A lot of old-school copywriting materials talk about addressing pain points and aggravating your reader so they’ll feel desperate for your solution.
I don’t buy in to that.
You don’t need to be gloomy or rub salt in your prospect’s wound to show relevance between their life and your services.
What you do need to do is tell a story – one that starts with where they are right now (generally with a problem to solve or a goal to reach) and ends with where they will be after working with you (when that problem is solved or goal is reached) – so that your visitors get a clear picture of why they should pay attention to you.
#3 – Create common ground
What makes you so in tune to the problem your audience faces? What experience, struggle, or goal do you have in common with them? Creating common ground helps build that super-important connection we’ve been talking about.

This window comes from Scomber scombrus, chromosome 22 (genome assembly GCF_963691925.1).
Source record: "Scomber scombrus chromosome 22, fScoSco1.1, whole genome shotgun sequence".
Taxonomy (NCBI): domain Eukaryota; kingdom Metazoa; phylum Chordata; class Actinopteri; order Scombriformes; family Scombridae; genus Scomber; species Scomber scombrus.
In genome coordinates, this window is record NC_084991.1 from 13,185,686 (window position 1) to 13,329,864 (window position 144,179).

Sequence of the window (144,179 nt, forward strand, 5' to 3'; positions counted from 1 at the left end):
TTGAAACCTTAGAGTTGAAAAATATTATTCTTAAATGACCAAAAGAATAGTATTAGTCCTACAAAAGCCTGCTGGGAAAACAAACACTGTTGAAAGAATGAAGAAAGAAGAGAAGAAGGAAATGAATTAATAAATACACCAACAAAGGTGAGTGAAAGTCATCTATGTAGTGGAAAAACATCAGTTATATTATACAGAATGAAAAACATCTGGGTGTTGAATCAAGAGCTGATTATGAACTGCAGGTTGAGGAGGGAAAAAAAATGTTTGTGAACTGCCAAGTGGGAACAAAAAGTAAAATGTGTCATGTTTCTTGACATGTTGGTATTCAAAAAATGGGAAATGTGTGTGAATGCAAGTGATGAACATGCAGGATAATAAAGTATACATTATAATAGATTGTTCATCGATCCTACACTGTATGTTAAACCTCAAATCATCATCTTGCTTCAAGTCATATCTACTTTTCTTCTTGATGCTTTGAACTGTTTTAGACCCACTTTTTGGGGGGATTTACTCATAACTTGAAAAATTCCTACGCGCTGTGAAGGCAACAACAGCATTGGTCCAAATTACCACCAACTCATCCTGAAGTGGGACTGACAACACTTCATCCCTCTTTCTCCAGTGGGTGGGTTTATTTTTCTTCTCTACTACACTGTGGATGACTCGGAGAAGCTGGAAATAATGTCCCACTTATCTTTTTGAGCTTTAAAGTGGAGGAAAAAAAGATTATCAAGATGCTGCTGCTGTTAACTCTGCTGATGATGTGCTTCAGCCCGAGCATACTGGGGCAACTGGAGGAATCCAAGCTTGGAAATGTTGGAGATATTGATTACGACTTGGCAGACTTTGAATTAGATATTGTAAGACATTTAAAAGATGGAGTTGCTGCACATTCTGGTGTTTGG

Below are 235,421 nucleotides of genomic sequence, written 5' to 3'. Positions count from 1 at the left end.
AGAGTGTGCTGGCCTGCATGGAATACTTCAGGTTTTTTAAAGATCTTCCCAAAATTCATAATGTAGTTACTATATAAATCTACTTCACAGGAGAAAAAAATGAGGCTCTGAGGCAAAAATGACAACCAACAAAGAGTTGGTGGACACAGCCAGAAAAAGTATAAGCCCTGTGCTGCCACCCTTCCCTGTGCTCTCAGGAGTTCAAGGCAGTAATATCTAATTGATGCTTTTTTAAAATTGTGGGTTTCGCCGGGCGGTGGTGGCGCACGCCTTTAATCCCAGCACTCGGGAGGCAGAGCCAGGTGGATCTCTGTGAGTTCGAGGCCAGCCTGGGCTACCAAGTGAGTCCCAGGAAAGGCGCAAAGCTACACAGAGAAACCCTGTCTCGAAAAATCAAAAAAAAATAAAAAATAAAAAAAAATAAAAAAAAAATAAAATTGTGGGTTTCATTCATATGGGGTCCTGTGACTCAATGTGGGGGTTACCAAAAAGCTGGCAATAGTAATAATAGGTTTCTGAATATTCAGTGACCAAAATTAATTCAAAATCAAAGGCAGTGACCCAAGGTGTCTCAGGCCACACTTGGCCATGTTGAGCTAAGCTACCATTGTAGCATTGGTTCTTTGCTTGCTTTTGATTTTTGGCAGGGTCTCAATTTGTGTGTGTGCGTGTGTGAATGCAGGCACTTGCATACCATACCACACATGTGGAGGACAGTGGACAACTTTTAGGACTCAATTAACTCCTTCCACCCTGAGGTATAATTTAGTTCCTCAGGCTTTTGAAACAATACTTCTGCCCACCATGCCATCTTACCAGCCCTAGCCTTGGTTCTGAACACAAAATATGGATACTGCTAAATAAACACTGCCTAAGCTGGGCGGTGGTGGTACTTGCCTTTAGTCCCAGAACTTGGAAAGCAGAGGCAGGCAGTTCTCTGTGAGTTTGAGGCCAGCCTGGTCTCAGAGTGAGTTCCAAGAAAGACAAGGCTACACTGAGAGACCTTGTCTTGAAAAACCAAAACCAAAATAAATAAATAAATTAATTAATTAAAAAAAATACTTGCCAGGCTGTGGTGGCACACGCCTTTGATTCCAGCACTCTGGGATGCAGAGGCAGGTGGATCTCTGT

People want to do business with someone they can trust and relate to. Create common ground by sharing relevant details and experience so that your reader feels known and understood.
#4 – Offer the solution
You’ve done the heavy lifting of grabbing your visitor’s attention, establishing a problem, and building trust with them through common ground – now it’s time to introduce your offer.
But be careful: jumping straight into the details of your services, product, or program is a huge turn off. No one is actually interested in what you are selling – they are interested in the results it will provide for them. A great sales page focuses on providing solutions and results – not packages and promotions.
#6 – Tell them exactly what to expect